Raising our spill and release standards
TELUS continues to use an effective process to track and report on our spills and releases. Under federal and provincial legislation, spills and releases over established thresholds are required to be reported to the appropriate agency. In addition to reporting externally, TELUS requires all spills and releases, regardless of amount, to be reported internally.
We recorded a total of 211 spills in 2011, which is less than the 221 spills we recorded in 2010. Of the 211 recorded spills, 35 were considered reportable by regulatory standards. We did not meet our target to report 100 per cent of all reportable incidents (our reporting compliance was 97 per cent) due to one incident that was not reported promptly. We conducted a thorough investigation, interviewing TELUS team members, and identified areas of improvement within our reporting process. We will implement these improvements in 2012.
The majority of our recorded spill incidents (over 80%) are halocarbon releases from air conditioning equipment used to cool our facilities and network equipment. The total weight of gas released decreased from 1,905 kg in 2010 to 1,656 kg in 2011. The volume of liquids spilled increased in 2011 compared to 2010, primarily due to a single large diesel spill which occurred at our remote Baie-de-Loups radio relay site in Quebec. Please refer to Contaminated Sites for a detailed description of the incident.
We continue to operate a 24/7 hotline that team members and others call to report spill or release incidents. The hotline staff also provide guidance for onsite management and subsidiary reporting to external agencies as required. Follow up and root cause analysis per incident are performed by the Environment team.
In 2011, we introduced a new method for the categorization of our spill and release incidents based on volume. Quantity ranges for each type of material have been developed for each category (A, B and C) based on regulatory standards and associated hazards. Using this classification approach, we have defined Category A spills and releases as reportable and serious and have set a target of zero Category A spills and releases in 2012.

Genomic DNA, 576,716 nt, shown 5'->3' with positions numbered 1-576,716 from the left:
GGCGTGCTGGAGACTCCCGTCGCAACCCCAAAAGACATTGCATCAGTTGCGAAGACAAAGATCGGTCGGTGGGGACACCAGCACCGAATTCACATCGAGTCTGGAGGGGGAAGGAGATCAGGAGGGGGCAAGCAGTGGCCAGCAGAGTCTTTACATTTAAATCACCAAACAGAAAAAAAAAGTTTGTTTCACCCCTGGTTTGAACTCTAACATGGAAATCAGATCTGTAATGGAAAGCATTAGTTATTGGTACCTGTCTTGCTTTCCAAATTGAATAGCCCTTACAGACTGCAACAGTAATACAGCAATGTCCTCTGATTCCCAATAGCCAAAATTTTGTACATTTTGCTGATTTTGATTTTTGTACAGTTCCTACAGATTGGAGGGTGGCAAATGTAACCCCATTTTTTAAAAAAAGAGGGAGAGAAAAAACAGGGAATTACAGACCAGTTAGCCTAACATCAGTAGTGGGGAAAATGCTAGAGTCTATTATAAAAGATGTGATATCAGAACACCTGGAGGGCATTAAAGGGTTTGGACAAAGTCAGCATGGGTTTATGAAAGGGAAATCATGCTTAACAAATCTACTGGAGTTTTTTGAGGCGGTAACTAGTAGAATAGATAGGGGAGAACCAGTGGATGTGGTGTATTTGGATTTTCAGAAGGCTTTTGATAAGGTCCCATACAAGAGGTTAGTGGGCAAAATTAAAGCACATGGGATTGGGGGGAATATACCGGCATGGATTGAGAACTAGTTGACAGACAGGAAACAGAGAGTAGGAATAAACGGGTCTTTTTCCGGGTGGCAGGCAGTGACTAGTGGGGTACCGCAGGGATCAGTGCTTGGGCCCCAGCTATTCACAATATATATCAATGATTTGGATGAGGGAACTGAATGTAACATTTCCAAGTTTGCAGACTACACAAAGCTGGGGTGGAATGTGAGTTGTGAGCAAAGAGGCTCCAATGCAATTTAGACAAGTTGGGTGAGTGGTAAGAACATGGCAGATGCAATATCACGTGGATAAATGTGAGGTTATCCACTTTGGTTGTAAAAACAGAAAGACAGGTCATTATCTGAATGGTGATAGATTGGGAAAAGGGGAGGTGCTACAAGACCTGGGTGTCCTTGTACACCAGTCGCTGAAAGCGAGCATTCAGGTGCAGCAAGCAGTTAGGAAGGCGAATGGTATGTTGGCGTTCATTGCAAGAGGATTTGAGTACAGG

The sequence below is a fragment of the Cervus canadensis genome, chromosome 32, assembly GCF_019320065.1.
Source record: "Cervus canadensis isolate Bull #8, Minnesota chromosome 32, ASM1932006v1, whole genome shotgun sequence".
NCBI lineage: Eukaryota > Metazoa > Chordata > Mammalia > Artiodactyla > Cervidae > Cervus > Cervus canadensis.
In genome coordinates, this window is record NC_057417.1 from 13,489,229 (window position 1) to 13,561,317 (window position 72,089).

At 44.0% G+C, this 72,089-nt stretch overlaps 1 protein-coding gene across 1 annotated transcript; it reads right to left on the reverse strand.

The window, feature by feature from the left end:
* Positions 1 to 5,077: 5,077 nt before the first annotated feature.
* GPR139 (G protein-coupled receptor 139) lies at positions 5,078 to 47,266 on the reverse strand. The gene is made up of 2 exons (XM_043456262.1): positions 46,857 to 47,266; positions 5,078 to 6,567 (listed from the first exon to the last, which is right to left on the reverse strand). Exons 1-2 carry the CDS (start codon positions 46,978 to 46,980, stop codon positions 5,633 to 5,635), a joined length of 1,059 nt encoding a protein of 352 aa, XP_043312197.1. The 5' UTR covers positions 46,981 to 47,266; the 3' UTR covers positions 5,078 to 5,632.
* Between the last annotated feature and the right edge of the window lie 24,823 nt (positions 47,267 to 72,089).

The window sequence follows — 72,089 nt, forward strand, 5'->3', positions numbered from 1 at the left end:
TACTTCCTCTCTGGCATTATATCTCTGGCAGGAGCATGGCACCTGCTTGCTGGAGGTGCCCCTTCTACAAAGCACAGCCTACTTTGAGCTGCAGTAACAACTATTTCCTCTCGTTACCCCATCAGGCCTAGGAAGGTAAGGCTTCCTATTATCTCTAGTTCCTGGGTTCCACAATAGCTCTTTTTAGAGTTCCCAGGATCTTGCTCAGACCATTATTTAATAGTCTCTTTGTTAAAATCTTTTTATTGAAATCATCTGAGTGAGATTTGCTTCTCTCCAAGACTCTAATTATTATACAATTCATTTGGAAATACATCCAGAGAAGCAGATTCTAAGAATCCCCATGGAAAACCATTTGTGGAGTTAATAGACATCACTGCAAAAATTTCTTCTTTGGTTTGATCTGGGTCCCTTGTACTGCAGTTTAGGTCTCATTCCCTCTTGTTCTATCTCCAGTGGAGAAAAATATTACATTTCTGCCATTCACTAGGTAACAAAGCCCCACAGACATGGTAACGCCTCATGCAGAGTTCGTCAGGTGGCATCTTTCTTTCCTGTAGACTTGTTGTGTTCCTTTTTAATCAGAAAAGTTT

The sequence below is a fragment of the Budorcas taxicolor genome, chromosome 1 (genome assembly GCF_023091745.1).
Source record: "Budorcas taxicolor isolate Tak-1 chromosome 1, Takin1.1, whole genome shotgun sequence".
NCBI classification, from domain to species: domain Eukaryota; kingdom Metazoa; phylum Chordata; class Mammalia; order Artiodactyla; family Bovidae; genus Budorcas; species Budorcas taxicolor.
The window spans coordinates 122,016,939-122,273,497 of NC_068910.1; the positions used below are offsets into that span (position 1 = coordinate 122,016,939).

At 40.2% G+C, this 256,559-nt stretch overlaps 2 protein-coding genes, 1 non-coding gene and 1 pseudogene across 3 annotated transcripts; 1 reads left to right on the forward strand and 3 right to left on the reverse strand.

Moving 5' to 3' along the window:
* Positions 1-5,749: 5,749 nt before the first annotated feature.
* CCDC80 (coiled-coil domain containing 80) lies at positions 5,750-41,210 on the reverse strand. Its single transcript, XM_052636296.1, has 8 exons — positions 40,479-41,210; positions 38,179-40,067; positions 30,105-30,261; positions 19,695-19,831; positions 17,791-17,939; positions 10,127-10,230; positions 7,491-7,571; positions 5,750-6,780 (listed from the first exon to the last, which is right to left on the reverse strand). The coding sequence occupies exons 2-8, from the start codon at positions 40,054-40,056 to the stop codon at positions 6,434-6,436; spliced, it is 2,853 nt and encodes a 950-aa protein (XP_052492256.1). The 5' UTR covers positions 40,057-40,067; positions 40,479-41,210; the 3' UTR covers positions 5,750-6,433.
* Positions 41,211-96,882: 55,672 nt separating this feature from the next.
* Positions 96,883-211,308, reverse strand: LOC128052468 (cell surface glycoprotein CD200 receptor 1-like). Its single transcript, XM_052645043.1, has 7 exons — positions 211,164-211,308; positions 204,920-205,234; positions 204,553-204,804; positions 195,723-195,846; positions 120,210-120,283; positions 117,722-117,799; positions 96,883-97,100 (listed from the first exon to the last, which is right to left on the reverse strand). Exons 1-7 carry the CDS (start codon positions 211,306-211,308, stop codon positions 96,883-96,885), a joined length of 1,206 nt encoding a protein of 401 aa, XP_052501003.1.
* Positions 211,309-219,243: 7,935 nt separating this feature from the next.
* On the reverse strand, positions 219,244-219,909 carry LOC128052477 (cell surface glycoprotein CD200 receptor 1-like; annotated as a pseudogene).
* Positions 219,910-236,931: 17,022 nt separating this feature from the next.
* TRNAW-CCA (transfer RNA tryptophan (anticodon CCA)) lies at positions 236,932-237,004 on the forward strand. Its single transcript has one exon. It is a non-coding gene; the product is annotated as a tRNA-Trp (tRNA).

Spills and releases reporting1
|Total spills and releases||211||221||160|
|Approximate volume (L)3||9,827||3,605||12,107|
|Approximate weight (kg)4||1,656||1,905||1,420|
|Category A – reportable, serious5||3||3||2|
|Category B – reportable, significant5,6||38||47||41|
|Category C – not reportable, insignificant5||170||172||117|
|1||Spill amounts reflect best estimates based on investigation results.
|2||Spill and releases below regulatory thresholds do not require reporting and are termed “Not Reportable.” Definition of "reportable" varies by jurisdiction.
|3||Volume in litres includes liquid petroleum hydrocarbons, battery acid, glycol and other.|
|4||Weight in kilograms includes refrigerants (Chlorofluorocarbons) and fire suppression agents (Halon and FM-200).|
|5||Halocarbon and fire suppression gases:
Cat A >100 kg, Cat B >10 kg and up to 100 kg, Cat C < or equal to 10 kg
Hydrocarbon: Cat A > 1000 L or enters water, Cat B > 100 L and up to 1000 L, Cat C < or equal to 100 L
Glycol: Cat A > 500 L, Cat B > 5 L and up to 500 L, Cat C < 5 L
Acid: Cat A > 50 L, Cat B is > 5 L and up to 50 L, Cat C < or equal to 5 L
|6||A small number of category B spills were contained appropriately and, based upon regulatory guidance, were not reported. As a result, these spills are not included in the total reportable spills in row 1 of this chart.|